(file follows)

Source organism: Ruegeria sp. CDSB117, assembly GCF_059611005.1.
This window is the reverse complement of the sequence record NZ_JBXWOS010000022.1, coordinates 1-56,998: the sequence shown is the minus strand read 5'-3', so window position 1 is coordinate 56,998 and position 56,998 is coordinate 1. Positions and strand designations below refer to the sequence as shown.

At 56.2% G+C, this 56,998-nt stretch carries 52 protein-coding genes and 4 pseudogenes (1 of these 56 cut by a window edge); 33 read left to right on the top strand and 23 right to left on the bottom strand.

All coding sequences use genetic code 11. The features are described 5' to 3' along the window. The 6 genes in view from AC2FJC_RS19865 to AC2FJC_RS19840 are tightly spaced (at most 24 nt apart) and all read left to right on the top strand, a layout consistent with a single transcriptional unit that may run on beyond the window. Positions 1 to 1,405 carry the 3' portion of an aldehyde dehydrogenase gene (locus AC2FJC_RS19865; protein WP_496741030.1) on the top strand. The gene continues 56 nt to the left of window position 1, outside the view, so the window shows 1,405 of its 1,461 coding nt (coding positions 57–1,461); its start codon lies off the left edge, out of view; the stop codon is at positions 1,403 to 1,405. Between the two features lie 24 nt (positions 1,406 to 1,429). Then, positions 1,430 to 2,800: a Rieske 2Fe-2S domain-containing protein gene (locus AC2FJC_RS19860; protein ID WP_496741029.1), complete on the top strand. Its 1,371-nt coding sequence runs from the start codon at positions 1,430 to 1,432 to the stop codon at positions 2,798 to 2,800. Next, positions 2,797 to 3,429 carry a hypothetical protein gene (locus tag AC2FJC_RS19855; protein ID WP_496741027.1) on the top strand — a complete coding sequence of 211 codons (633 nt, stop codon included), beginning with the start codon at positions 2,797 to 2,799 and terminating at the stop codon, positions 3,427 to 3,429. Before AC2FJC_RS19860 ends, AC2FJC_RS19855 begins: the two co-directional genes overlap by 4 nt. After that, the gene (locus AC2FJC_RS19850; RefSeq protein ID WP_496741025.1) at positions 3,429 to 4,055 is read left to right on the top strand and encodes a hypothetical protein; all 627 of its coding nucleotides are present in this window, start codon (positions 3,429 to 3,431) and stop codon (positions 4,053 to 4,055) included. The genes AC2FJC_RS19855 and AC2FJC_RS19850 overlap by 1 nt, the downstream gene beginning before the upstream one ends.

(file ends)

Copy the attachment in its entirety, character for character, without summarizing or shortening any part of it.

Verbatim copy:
Source organism: Ruegeria sp. CDSB117, assembly GCF_059611005.1.
This window is the reverse complement of the sequence record NZ_JBXWOS010000022.1, coordinates 1-56,998: the sequence shown is the minus strand read 5'-3', so window position 1 is coordinate 56,998 and position 56,998 is coordinate 1. Positions and strand designations below refer to the sequence as shown.

At 56.2% G+C, this 56,998-nt stretch carries 52 protein-coding genes and 4 pseudogenes (1 of these 56 cut by a window edge); 33 read left to right on the top strand and 23 right to left on the bottom strand.

All coding sequences use genetic code 11. The features are described 5' to 3' along the window. The 6 genes in view from AC2FJC_RS19865 to AC2FJC_RS19840 are tightly spaced (at most 24 nt apart) and all read left to right on the top strand, a layout consistent with a single transcriptional unit that may run on beyond the window. Positions 1 to 1,405 carry the 3' portion of an aldehyde dehydrogenase gene (locus AC2FJC_RS19865; protein WP_496741030.1) on the top strand. The gene continues 56 nt to the left of window position 1, outside the view, so the window shows 1,405 of its 1,461 coding nt (coding positions 57–1,461); its start codon lies off the left edge, out of view; the stop codon is at positions 1,403 to 1,405. Between the two features lie 24 nt (positions 1,406 to 1,429). Then, positions 1,430 to 2,800: a Rieske 2Fe-2S domain-containing protein gene (locus AC2FJC_RS19860; protein ID WP_496741029.1), complete on the top strand. Its 1,371-nt coding sequence runs from the start codon at positions 1,430 to 1,432 to the stop codon at positions 2,798 to 2,800. Next, positions 2,797 to 3,429 carry a hypothetical protein gene (locus tag AC2FJC_RS19855; protein ID WP_496741027.1) on the top strand — a complete coding sequence of 211 codons (633 nt, stop codon included), beginning with the start codon at positions 2,797 to 2,799 and terminating at the stop codon, positions 3,427 to 3,429. Before AC2FJC_RS19860 ends, AC2FJC_RS19855 begins: the two co-directional genes overlap by 4 nt. After that, the gene (locus AC2FJC_RS19850; RefSeq protein ID WP_496741025.1) at positions 3,429 to 4,055 is read left to right on the top strand and encodes a hypothetical protein; all 627 of its coding nucleotides are present in this window, start codon (positions 3,429 to 3,431) and stop codon (positions 4,053 to 4,055) included. The genes AC2FJC_RS19855 and AC2FJC_RS19850 overlap by 1 nt, the downstream gene beginning before the upstream one ends.